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November 19, 2001 - Image 15

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The Michigan Daily, 2001-11-19

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The Michigan Daily - SportsMonday - November 19, 2001- 7B

Blue wins as Bies,
Pool play like Titans

Eighth career shutout
gives Tasch 'M' record

By Chris Burke
Daily Sports Writer
DETROIT - In its season opening
game on Friday night against No. 6
Louisiana Tech, Michigan had no
answer for All-America candidate,
center Ayana Walker. Walker scored
32 points and grabbed 11 rebounds.
The 17th-ranked Wolverines turned
the ball over 25 times and fell behind
by as much as 19 points (65-46) in
the second half.
Yesterday against Detroit (0-1), the
Wolverines turned to its own star in
the paint to turn things around. Junior
center LeeAnn Bies went 10-11 from
the free throw line en route to her
game-high 24 points and 11
rebounds.
Despite another 25 turnovers and
an abysmal shooting performance
that resulted in a 28.6 percent field
goal clip in the first half, the Wolver-
ines held off the Titans' upset attempt
for a 67-52 win. The win included a
school record-tying 30 free throws
made by Michigan.
When the dust settled on the week-
end, the Wolverines had notched their
first win - but also had determined
that they were a long way from play-
ing to their full potential.
Leader and best
With yesterday's 67-52 win over
Detroit, coach Sue Guevara recorded
her 94th win as Michigan's women's
basketball coach. The victory broke
the record held by former coach Bud
VanDewege for the most wins by a
coach in the history of the program.
Guevara's other milestone wins:

"I'm going to hope that this was
due to jet lag and having two games
in three days," Bies said. "I'm going
to hope that's what it is because we're
a better team than this.
"It was very important to get a win.
We're 1-1 and hopefully we can get
on a little streak here - even though
it's an ugly win, it's still a win and
we're going to take it."
Bies was one of the lone bright
spots in the loss to Louisiana Tech
with 23 points and seven rebounds.
She was also forced to carry the
struggling Wolverines through the
majority of the game against Detroit
as well.
With 12:22 remaining in the second
half against Detroit, Bies had scored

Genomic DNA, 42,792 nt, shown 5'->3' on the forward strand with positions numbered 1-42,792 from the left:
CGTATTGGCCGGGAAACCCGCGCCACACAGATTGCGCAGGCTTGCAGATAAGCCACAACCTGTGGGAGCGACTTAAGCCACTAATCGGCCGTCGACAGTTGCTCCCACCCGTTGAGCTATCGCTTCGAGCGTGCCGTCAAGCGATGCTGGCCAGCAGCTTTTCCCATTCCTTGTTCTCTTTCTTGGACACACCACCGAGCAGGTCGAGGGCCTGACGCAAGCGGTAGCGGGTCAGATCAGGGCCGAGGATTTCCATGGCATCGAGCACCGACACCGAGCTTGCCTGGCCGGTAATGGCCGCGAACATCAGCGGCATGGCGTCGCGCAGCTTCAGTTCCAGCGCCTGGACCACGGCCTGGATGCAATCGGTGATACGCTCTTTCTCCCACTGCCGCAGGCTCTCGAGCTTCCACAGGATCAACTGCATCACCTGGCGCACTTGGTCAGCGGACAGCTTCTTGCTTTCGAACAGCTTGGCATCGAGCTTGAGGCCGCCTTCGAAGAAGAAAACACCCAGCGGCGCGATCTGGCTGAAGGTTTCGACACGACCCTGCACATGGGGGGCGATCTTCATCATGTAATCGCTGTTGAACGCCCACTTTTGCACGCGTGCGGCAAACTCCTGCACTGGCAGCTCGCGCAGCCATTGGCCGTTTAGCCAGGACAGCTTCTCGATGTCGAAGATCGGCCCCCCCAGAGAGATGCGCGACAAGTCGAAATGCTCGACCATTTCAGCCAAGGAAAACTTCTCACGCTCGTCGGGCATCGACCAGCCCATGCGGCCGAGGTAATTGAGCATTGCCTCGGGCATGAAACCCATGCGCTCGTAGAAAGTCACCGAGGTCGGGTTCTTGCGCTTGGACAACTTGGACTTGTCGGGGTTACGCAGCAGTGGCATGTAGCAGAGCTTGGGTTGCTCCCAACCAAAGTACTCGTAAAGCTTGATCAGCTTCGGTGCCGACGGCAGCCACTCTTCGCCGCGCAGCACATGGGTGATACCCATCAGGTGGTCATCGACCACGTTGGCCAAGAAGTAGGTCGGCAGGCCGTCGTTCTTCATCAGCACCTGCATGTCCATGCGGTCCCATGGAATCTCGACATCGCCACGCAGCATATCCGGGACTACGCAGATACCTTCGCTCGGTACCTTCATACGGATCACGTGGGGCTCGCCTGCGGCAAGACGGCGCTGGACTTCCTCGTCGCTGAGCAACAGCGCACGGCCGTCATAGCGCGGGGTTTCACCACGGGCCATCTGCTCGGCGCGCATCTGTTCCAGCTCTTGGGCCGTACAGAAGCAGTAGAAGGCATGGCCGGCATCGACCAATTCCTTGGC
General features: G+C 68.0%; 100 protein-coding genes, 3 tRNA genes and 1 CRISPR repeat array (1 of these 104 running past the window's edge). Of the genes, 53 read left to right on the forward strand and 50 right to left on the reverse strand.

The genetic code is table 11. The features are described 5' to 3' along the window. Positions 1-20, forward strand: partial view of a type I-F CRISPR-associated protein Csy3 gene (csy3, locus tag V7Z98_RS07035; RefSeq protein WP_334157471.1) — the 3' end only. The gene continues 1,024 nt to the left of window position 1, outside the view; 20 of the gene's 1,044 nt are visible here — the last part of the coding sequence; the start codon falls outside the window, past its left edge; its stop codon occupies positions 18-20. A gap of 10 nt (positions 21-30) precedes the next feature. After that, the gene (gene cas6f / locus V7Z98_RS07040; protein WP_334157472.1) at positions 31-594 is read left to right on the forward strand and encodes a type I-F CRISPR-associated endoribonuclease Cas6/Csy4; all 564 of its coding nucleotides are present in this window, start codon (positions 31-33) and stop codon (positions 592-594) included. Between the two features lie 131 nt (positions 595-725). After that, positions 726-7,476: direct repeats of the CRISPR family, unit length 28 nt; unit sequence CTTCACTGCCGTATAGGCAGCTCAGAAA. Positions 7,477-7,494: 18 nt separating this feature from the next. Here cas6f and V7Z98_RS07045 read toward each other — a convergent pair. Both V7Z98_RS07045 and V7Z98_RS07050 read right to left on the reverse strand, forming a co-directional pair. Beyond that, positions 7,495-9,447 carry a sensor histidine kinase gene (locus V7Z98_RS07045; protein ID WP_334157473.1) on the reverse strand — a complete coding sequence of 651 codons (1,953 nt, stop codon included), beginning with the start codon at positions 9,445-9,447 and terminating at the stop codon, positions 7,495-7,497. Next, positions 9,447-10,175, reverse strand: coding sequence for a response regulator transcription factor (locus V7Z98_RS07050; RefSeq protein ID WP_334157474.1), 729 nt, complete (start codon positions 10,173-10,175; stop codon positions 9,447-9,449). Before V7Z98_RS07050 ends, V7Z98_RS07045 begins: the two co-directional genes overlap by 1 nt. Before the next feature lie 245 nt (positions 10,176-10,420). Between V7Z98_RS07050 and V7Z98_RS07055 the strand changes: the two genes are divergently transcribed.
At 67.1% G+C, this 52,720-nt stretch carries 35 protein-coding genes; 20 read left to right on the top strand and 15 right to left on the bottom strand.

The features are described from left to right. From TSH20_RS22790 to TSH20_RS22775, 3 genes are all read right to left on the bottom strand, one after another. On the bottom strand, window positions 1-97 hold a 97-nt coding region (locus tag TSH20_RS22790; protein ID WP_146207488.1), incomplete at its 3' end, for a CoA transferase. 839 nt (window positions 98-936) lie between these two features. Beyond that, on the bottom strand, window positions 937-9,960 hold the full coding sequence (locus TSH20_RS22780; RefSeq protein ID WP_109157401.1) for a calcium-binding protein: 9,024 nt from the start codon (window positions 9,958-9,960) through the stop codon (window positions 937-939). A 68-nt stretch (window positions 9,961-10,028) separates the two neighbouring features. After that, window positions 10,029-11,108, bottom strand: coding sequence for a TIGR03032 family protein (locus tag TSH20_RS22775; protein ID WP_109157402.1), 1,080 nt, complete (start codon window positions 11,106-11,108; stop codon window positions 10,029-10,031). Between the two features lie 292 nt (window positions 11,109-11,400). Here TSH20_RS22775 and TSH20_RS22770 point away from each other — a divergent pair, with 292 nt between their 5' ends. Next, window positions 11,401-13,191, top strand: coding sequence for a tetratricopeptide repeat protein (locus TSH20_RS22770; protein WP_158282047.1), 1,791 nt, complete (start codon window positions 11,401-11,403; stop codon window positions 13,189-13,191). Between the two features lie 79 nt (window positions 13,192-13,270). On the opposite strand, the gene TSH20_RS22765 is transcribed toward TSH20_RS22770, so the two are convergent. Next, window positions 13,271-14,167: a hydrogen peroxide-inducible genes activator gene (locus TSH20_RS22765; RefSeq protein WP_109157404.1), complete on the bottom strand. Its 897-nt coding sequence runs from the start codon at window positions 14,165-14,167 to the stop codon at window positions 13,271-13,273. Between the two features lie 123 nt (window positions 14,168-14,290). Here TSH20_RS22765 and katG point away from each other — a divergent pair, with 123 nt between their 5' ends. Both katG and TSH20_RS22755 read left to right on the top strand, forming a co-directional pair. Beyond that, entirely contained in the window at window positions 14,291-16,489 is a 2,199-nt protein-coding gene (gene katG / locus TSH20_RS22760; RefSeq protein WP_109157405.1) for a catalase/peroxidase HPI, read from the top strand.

19 of Michigan's 34 points in the
game.
"We knew she was going to be
tough," Detroit guard Molly Peter-
man said. "She's strong inside and we
knew that we weren't really going to
stop her but we were going to do
what we could to contain her. Obvi-
ously she came up big for them."
The Wolverines appeared to have
their minds still in Louisiana early
against Detroit. The Titans pulled ahead
12-2 before Michigan responded.
"I think the fact that we played
Louisiana Tech Friday night, got up at
5:00 Saturday morning, practiced
Saturday and came out today at 4:00,
I think that's why we started so slow
- It's still not an excuse," Guevara
said. "Anytime you have two games,
and you have 25 turnovers each
game, that's not progress."
A 10-0 run by the Wolverines tied
the game, and the two teams went
back and forth from that point.
The game began to swing in
Michigan's favor midway through the
second half. Freshman Tabitha Pool,
who had turned the ball over four
times in five minutes to begin the
game, hit a jumper with 11:15 to go.

By Blake Fillion
Daily Sports Writer
KENT, Ohio - Some of the first
words to exit Maryland field hockey
coach Missy Mehorg's mouth at yester-
day's press conference were, "Their
goalie was outstanding."
Michigan goalie Maureen Tasch
stopped 11 shots in Michigan's 2-0 vic-
tory over Maryland to help Michigan
field hockey win its first national cham-
pionship in school history. By shutting
out the Terrapins, Tasch set a new
Michigan record for shutouts in a sea-
son with eight.
"The game comes down to executing
in the clutch and our goaltender did,"
Michigan coach Marcia Pankratz said.
With just 11:35 remaining in the sec-
ond half, Michigan forward April Fron-